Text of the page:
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(Jewish) Ghettos in Europe, Harlem in the c1950's, London's East End, & Five Points, Manhattan

Reader comment on item: Does Europe Have No-go Zones?

Submitted by Ludvikus (United States), Jan 22, 2015 at 22:00

Dear Daniel Pipes,

I don't think what you describe here as un-namable in the English language is in fact so, or that we cannot find any historical precedent in the West that competes with the notion of "No-go zone."

Consider, in your search, what is known in NYC history as the "Five Points (Manhattan}" neighborhood. Wikipedia quotes like this: "Five Points gained international notoriety as a disease-ridden, crime-infested slum that existed for well over 70 years." See here: http://en.wikipedia.org/wiki/Five_Points,_Manhattan.

I think if you follow closely the history of this place before its clearance you will find precisely the example of what you called a "No-Go zone."

At the time, the place that competed with the Five-Points neighborhood of Manhattan in such notoriety as a "No-Go Zone" was "London's East End": http://en.wikipedia.org/wiki/East_End_of_London

And personally remember as a child riding in a car in the 1950's and being told to roll down the window because Harlem, then, was a "No-Go Zone" for "white folks."

But the best tern for such phenomena comes I think from the Jews 2,000 years history in Europe. It is the Ghetto which existed in much of Europe, and were only swept away with the invading Grand Army of Napoleon Bonaparte.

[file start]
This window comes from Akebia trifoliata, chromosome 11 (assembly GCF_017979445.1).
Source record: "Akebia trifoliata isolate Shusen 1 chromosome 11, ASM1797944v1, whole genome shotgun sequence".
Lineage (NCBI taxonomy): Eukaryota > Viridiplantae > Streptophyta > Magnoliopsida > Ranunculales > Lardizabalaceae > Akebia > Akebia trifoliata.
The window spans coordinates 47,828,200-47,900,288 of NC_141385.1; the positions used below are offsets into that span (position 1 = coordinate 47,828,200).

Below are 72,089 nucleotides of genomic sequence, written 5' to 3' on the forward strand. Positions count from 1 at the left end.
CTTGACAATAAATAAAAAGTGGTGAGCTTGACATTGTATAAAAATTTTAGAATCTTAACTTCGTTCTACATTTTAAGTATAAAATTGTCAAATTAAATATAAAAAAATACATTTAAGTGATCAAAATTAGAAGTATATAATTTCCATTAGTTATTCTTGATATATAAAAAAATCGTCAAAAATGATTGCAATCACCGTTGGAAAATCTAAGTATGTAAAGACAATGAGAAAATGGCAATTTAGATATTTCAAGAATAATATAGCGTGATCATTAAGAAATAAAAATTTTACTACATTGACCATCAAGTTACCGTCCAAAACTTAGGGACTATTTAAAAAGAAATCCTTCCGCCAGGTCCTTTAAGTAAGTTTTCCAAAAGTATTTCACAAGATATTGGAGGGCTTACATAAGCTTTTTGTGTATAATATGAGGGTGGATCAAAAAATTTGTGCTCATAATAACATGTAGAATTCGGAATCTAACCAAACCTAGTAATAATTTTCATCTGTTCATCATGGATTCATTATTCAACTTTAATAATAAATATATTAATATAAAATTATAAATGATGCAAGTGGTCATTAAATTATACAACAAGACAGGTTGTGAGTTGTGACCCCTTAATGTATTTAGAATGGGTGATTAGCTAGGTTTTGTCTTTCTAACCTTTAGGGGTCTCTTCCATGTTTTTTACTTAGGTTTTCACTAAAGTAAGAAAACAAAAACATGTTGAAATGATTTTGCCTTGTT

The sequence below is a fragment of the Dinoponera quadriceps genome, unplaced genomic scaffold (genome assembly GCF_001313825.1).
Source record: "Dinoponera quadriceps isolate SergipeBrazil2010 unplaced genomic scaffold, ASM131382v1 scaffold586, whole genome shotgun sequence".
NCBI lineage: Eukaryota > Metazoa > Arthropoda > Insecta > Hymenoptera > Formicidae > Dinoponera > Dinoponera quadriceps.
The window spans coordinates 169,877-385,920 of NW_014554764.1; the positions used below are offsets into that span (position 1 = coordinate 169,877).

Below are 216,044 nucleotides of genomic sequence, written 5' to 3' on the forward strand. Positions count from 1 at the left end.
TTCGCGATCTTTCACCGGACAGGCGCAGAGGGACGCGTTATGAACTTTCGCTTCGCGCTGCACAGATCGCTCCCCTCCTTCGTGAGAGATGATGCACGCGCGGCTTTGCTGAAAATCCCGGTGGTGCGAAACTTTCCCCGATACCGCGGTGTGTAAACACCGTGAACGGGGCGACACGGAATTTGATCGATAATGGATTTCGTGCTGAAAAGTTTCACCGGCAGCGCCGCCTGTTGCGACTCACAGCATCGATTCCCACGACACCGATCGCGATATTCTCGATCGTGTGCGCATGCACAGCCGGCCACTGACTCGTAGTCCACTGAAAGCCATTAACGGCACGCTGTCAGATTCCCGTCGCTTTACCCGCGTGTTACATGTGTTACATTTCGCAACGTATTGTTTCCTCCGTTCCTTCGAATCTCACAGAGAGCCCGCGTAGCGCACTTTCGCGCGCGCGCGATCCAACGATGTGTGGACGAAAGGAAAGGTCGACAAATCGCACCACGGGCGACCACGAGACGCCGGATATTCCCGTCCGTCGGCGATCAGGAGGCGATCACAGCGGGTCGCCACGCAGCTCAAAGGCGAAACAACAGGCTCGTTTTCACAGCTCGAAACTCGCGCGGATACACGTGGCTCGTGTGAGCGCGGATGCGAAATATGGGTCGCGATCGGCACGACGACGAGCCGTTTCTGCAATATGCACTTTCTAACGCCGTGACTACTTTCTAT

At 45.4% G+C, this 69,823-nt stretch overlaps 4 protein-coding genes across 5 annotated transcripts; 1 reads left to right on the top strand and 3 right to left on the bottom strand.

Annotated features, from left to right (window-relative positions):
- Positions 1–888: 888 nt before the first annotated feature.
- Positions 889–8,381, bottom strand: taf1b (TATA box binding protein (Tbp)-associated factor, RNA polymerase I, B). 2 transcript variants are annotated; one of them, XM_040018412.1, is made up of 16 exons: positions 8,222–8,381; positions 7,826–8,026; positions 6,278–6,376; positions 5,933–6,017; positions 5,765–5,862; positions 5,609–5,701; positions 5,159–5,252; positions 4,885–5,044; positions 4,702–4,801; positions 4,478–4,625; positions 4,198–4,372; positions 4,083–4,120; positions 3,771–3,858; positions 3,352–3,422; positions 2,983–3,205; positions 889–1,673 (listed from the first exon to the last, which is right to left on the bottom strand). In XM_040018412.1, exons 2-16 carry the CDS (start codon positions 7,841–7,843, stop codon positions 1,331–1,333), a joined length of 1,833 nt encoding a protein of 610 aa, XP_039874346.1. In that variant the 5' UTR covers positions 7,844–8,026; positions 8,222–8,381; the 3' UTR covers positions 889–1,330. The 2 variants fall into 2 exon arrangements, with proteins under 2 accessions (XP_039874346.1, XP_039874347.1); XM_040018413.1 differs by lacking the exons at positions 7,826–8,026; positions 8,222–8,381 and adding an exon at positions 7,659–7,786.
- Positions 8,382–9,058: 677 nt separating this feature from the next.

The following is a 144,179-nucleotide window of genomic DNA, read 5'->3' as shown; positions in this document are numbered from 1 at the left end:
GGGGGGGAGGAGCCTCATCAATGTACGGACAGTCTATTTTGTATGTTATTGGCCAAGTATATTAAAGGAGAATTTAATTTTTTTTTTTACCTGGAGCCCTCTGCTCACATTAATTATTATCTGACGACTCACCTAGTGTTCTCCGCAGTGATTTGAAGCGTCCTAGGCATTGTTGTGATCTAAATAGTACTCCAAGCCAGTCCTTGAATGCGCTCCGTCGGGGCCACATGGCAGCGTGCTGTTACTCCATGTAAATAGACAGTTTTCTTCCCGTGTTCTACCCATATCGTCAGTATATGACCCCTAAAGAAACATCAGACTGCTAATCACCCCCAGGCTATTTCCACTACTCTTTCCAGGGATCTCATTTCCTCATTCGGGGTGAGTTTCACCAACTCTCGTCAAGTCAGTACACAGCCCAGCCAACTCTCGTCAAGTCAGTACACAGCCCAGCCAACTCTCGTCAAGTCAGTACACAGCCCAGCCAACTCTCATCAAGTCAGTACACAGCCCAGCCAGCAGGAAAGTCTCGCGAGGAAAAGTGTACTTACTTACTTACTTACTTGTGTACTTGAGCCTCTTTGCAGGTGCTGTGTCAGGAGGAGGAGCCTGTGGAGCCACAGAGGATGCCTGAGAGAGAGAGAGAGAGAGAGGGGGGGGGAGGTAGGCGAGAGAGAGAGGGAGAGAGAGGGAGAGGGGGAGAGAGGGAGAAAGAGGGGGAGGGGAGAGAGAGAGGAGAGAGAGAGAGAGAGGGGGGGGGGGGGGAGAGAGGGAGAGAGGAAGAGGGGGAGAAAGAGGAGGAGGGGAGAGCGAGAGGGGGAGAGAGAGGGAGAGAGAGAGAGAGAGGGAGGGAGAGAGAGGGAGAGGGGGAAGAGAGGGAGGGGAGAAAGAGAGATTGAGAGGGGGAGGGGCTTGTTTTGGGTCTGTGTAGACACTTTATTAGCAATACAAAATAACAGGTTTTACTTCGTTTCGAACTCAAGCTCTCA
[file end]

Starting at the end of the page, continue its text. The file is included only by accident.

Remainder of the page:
So if you need a special word or expression, why not consider the expression "Muslim Ghettos"?

All these places have this common phenomena - the full extension of the sovereignty of the state is limited. The residents are ostracized as "other," and poverty and criminality are taken for granted as peculiar to the population within the defined (with border) urban neighborhood. I probably omitted the Roma, who lived in the countryside, but were similarly stigmatized and ostracised.

On the other hand, if one were permitted to be "politically incorrected," perhaps these should be called "Muslim Colonies," not completely different from the Puritans and Pilgrim who came to the East Coast of the current United States and pushed themselves on the frontiers of the indigenous natives living here already for 1,000's of years.


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Daniel Pipes replies:

"Ghetto" seems wrong to me because the Jewish ghetto, from Venice forward, were prescribed by the ruling authorities.

But your point about Harlem does bear on the discussion of Muslims in Europe.

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